Audition Season

Spring is audition season for most theatre companies. Recently I was sent “Things All Actors Should Know About Auditioning” on Facebook and did agree with most of the advice it gave, but directors are a fickle lot and it is true that what you might do for one gig might not work for the next.

After completing the 12th year of season auditions and watching the auditions of hundreds of actors over those years I do think I have the background now to compile my own, very bias list - for what it is worth. Here are a few things I would recommend that actors do to make themselves stand out in the overpopulated theatre crowd.


1.  Be Prepared

There is no excuse for not knowing the words, or not having a solid monologue or song. You may not have the best monologue/song in the world, but preparation builds confidence for you to do the best audition possible and that same confidence tells the director, “You can rely on me, I will do a good job for you.” And that folks, moves you up the ladder in the selection process.


2.  Do Not Talk To Empty Chairs or Spend The Entire Monologue Sitting

Two of my largest pet peeves, ever. You are at an audition to connect with the director and production team. You cannot do this if you are constantly in profile and talking to an unseen person. Go ahead, place that person out into the audience and you will have magic happen. Sitting through an entire monologue is lazy and uninteresting. How you move as a character and interpret the piece speaks volumes about you as a performer. So move it, mister.


3.  No Shows, No Job

It is the rudest thing in the world to not show up. You have not only wasted the time of people who are interested in hiring you, but taken the time away from another person who would like a shot. No shows are rarely asked to audition again so never, ever do this.


4.  Be Original, Be Fearless, Take A Risk

This is your chance to stand out in the crowd. Do something that makes you interesting. I am happy to say I have been part of some of those moments where the actor took the expected and put it on its head - Telly James Hunt, Briana Lowe, Bruce Novakowski, Leda Davies, Jesse Harlton, Matt McKinney, Sarah Wheeldon, Elana Bizovie, Celeste Cameron - these actors gripped me at their auditions and, for some of them it has been many, many years. I still distinctly remember the experience of seeing them the first time. I knew I had to work with them, it was just that they were that compelling and stood out from the crowd, whatever we had for them, we would make work. Their five minutes sang. Be one of these people-fearless, unforgettable, and yes, talented.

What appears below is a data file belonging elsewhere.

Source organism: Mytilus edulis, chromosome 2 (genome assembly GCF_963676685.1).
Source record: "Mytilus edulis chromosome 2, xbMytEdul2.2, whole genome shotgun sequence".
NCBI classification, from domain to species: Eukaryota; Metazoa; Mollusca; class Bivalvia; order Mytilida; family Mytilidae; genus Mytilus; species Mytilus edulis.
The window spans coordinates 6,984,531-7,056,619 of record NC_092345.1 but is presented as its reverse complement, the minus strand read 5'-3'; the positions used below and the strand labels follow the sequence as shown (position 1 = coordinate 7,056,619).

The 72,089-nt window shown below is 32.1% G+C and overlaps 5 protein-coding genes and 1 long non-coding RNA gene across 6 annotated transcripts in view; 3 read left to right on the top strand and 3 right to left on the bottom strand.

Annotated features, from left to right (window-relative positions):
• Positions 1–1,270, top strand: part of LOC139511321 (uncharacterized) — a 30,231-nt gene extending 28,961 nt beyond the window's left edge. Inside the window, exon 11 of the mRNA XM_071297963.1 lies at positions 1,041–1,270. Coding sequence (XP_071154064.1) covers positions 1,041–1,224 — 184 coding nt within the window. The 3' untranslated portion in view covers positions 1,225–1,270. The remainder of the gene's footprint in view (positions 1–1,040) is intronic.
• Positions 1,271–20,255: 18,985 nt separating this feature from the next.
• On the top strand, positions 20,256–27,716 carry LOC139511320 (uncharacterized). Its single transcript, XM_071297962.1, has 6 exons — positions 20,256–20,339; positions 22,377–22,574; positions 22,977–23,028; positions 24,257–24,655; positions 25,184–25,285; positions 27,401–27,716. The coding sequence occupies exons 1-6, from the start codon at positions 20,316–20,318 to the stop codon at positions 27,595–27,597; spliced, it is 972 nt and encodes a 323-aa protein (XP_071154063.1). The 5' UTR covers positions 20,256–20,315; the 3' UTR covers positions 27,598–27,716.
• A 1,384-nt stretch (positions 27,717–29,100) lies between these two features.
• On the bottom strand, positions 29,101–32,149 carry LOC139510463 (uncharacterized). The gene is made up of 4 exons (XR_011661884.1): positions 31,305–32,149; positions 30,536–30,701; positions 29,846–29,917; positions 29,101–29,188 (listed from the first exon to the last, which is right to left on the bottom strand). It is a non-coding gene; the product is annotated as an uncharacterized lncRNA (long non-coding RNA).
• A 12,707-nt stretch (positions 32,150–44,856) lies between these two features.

5.  It Is Sometimes Who You Know

It’s true. Having connections can get you the job or sometimes nix the job (if you have let down or been difficult with another company in the past). But you can get around this. Take a class from a company you would like to work with. Volunteer. Let them know you are interested in the company and would like to someday audition. And for Heaven’s sake see the company’s plays. I get inquiries all the time from actors who want to work, those who follow up, volunteer and make the effort to come out to shows tell me they are motivated and because they are interested in our work, we are interested in working with them, too. Those who are only interested in the easy gig - not so much. Remember kindness goes a long, long way. I call it Theatre Karma.


Those are my tips. I know everyone has their own, but those are mine. Our auditions for the year are mostly wrapped up, but we do have a few openings for our Black Cat Cabaret and an improv soap/sketch comedy team we are hoping to put together. Whether you audition for us, or one of the other fantastic companies we are so lucky to have in Kelowna go out there and “kill it”!

This article is written by or on behalf of an outsourced columnist and does not necessarily reflect the views of Castanet.

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About the Author

Bonnie Gratz is an actor, director, and playwright. She is the Artistic Director of Kelowna's New Vintage Theatre, and a member of the Playwright's Guild of Canada and The Literary and Dramaturges of North America. 

For more on Bonnie, check out www.bonnie-gratz.com or check out www.newvintage.ca

Contact Bonnie at:  [email protected]


The views expressed are strictly those of the author and not necessarily those of Castanet. Castanet does not warrant the contents.

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